• It’s the main modulator in the functioning of the autonomic nervous system (ANS) – formerly the vegetative nervous system.

The diencephalon, stress, and emotions

The diencephalon also participates in neuroendocrine responses to stress. In fact, the journal Dialogues in Clinical Neuroscience published a study about the relationship between the hypothalamus-pituitary-adrenal axis and stress. In it, they postulate that animals, in order to respond to stress, activate a range of physiological and behavioral responses associated with this axis.

The authors define stress as a state of real or perceived threat. Given that the hypothalamus regulates homeostasis, it’s in charge of managing the situation and working with the nervous, endocrine, and immune systems.

Likewise, experts have demonstrated the enormous importance of the hypothalamus in the creation of emotional behavior. For example, H. Nakao, in a study published in the American Journal of Physiology, proved that stimulation of the hypothalamus in cats through implanted electrodes led to aggressive responses.

Thanks to the diencephalon, a very little known “great administrator”, communication between the cortical and subcortical levels is possible. Also, it allows us to maintain a correct balance in our bodies and to regulate our emotions, always hand in hand with other systems. A control center as wonderful as it is effective.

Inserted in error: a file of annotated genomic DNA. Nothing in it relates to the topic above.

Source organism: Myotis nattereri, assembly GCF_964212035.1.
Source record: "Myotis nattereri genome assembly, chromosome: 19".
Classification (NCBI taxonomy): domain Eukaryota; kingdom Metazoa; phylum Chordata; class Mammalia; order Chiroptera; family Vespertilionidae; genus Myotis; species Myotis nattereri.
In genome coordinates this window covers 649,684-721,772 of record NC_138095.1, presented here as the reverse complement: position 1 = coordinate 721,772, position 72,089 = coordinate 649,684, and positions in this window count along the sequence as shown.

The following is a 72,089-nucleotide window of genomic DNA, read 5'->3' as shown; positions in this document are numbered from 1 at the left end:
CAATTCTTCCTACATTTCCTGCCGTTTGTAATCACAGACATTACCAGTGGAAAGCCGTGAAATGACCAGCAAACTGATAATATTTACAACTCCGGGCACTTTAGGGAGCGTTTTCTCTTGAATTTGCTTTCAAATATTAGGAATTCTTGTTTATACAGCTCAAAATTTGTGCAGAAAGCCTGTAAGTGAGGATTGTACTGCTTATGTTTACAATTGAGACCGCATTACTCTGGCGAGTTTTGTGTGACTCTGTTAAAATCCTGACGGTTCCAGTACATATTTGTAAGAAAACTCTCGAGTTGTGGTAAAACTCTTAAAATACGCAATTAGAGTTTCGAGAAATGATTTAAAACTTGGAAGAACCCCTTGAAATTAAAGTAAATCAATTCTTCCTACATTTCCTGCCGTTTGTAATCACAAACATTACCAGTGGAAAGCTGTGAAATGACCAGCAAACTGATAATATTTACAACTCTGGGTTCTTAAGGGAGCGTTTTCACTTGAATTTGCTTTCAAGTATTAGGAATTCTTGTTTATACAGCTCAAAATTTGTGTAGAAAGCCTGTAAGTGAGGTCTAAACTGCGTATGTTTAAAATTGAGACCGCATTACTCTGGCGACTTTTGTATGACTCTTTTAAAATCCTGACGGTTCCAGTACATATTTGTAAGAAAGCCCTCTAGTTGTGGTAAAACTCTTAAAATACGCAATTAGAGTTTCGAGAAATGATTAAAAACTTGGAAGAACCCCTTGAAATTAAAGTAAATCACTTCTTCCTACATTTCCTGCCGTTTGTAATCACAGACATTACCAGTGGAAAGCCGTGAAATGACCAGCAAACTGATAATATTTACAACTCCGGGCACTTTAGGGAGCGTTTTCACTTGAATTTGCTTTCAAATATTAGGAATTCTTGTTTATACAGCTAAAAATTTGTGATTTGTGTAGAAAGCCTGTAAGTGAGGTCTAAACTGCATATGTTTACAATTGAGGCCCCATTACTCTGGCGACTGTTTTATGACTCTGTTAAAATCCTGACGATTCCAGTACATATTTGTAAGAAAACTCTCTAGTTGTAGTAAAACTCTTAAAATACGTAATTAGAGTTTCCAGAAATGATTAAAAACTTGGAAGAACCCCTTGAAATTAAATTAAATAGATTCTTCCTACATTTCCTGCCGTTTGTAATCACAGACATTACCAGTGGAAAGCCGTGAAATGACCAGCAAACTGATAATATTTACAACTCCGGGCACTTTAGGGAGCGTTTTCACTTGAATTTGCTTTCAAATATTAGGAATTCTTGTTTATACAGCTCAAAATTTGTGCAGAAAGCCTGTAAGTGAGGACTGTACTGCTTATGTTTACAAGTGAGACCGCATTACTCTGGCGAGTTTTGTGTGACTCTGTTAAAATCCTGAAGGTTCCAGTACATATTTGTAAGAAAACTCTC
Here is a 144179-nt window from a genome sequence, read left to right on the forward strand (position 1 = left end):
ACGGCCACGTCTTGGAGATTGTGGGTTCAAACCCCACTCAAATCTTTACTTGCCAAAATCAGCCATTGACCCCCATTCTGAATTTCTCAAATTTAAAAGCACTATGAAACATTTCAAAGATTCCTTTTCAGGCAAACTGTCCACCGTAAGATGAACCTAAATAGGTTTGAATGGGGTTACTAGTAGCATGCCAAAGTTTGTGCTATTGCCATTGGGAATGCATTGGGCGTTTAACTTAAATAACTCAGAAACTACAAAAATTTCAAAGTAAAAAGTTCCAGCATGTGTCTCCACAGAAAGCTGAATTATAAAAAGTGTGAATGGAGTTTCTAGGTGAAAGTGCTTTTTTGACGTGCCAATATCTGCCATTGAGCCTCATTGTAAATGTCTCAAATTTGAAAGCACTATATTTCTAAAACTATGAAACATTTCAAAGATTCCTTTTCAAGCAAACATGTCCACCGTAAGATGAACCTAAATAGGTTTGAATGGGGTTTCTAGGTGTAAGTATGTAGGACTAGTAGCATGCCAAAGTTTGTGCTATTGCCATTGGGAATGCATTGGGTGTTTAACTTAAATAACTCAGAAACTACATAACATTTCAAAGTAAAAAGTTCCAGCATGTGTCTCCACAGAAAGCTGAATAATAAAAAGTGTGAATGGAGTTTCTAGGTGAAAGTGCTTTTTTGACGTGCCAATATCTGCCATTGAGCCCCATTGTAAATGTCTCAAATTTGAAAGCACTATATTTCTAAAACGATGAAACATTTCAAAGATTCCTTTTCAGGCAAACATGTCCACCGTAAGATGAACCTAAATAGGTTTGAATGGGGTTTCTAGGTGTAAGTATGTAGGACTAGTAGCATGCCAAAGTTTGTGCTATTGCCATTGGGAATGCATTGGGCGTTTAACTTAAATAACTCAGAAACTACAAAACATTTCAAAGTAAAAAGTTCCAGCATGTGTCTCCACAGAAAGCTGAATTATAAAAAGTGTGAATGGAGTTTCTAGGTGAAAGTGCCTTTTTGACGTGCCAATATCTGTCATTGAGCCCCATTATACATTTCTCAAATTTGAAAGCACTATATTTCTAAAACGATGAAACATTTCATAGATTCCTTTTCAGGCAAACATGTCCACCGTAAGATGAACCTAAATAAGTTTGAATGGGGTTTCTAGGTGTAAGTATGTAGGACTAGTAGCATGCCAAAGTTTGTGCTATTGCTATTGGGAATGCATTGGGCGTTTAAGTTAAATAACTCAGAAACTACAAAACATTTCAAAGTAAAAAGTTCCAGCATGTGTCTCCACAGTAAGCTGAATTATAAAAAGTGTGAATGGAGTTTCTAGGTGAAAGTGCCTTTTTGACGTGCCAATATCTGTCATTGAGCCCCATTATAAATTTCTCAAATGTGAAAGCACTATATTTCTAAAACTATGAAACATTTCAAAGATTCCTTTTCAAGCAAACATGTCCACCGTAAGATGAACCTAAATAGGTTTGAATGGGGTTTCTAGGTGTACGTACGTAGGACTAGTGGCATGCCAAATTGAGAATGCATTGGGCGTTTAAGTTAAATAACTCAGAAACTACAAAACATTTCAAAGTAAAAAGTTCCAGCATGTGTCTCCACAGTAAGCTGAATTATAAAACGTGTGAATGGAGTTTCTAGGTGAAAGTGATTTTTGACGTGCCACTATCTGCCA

All cited sources were thoroughly reviewed by our team to ensure their quality, reliability, currency, and validity. The bibliography of this article was considered reliable and of academic or scientific accuracy.

  • Bear, M. F. Connors, B. W., Paradiso, M.A., Nuin, X. U., Guillén, X. V. & Sol Jaquotot, M. J. (2008). Neurociencias: la exploración del cerebro. Wolters Kluwer/Lippincott Williams & Wikins.
  • Nakao, H. (1958). Emotional behavior produced by hupothalamic stimulation. American Journal of Physiology, 19 (2), pp. 411-418.
  • Smith, S. M., & Vale, W. W. (2006). The role of hypothalamic-pituitary-adrenal axis in neuroendocrine responses to estress. Dialogues in clinical neuroscience, 8 (4), pp. 383.

This text is provided for informational purposes only and does not replace consultation with a professional. If in doubt, consult your specialist.